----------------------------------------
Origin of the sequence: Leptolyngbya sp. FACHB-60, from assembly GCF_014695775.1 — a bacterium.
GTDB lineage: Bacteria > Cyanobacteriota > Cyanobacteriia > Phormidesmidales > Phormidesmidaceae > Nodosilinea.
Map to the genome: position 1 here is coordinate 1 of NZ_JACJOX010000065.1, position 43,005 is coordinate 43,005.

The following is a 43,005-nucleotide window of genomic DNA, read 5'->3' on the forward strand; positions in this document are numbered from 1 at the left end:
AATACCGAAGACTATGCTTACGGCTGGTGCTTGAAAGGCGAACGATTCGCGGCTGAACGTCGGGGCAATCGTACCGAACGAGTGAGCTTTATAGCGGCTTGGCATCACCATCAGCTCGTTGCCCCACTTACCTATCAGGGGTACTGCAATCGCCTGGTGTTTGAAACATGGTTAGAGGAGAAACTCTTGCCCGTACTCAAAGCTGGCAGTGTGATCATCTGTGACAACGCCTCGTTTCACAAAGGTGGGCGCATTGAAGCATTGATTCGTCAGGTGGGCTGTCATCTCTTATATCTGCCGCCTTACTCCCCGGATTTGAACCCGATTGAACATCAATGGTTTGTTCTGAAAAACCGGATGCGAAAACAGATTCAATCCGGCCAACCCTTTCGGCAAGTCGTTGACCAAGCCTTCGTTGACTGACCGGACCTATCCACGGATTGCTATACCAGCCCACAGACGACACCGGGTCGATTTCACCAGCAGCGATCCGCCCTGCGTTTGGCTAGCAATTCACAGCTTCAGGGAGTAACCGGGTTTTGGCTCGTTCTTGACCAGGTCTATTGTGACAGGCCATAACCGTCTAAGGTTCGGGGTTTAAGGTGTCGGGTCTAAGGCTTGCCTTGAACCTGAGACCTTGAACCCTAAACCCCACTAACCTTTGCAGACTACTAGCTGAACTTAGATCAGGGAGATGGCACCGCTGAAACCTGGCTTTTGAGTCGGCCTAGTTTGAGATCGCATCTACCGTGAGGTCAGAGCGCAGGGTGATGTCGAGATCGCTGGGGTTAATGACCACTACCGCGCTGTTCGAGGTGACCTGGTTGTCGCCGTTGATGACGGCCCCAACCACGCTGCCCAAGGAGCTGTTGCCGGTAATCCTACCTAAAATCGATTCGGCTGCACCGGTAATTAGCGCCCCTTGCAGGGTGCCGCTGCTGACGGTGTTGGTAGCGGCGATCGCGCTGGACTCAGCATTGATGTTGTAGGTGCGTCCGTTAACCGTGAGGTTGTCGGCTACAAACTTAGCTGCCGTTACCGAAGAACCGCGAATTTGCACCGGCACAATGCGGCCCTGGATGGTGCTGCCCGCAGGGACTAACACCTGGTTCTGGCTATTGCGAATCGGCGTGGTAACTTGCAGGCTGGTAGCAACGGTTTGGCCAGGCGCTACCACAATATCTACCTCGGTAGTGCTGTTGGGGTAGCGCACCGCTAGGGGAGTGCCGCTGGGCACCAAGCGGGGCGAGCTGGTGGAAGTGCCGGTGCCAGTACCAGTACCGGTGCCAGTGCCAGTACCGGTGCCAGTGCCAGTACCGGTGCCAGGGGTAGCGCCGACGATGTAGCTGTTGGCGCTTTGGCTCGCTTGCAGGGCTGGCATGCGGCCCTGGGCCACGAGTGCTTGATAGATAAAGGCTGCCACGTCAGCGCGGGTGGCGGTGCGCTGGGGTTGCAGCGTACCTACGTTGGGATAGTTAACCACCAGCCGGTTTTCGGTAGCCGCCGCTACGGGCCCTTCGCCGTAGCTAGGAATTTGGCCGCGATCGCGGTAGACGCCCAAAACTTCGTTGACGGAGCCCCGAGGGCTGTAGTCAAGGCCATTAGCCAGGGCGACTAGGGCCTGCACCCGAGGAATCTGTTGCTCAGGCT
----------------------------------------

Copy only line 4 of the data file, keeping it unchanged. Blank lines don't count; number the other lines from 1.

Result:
The following is a 43,005-nucleotide window of genomic DNA, read 5'->3' on the forward strand; positions in this document are numbered from 1 at the left end: